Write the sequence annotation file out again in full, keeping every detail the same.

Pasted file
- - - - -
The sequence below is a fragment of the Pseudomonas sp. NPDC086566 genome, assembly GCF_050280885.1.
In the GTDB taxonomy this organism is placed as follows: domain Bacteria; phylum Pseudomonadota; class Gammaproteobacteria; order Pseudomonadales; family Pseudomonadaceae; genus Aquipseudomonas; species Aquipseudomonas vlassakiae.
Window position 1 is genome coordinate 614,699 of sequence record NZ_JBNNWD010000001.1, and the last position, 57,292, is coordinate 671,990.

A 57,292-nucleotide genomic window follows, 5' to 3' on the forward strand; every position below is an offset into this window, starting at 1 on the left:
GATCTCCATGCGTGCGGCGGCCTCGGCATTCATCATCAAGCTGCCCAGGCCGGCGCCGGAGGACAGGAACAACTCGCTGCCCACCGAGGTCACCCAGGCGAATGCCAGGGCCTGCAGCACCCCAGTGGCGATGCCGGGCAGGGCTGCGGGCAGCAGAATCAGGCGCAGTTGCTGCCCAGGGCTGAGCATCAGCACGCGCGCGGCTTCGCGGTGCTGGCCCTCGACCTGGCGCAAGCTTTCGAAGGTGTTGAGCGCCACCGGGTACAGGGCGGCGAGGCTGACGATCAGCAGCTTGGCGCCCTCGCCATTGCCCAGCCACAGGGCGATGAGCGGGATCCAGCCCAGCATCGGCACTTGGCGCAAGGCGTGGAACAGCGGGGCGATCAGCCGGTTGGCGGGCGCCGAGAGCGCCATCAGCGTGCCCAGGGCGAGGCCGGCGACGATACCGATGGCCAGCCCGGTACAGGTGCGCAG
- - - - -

The sequence below is a fragment of the Pseudomonas sp. NPDC086566 genome, assembly GCF_050280885.1.
In the GTDB taxonomy this organism is placed as follows: domain Bacteria; phylum Pseudomonadota; class Gammaproteobacteria; order Pseudomonadales; family Pseudomonadaceae; genus Aquipseudomonas; species Aquipseudomonas vlassakiae.
Window position 1 is genome coordinate 614,699 of sequence record NZ_JBNNWD010000001.1, and the last position, 57,292, is coordinate 671,990.

A 57,292-nucleotide genomic window follows, 5' to 3' on the forward strand; every position below is an offset into this window, starting at 1 on the left:
GATCTCCATGCGTGCGGCGGCCTCGGCATTCATCATCAAGCTGCCCAGGCCGGCGCCGGAGGACAGGAACAACTCGCTGCCCACCGAGGTCACCCAGGCGAATGCCAGGGCCTGCAGCACCCCAGTGGCGATGCCGGGCAGGGCTGCGGGCAGCAGAATCAGGCGCAGTTGCTGCCCAGGGCTGAGCATCAGCACGCGCGCGGCTTCGCGGTGCTGGCCCTCGACCTGGCGCAAGCTTTCGAAGGTGTTGAGCGCCACCGGGTACAGGGCGGCGAGGCTGACGATCAGCAGCTTGGCGCCCTCGCCATTGCCCAGCCACAGGGCGATGAGCGGGATCCAGCCCAGCATCGGCACTTGGCGCAAGGCGTGGAACAGCGGGGCGATCAGCCGGTTGGCGGGCGCCGAGAGCGCCATCAGCGTGCCCAGGGCGAGGCCGGCGACGATACCGATGGCCAGCCCGGTACAGGTGCGCAG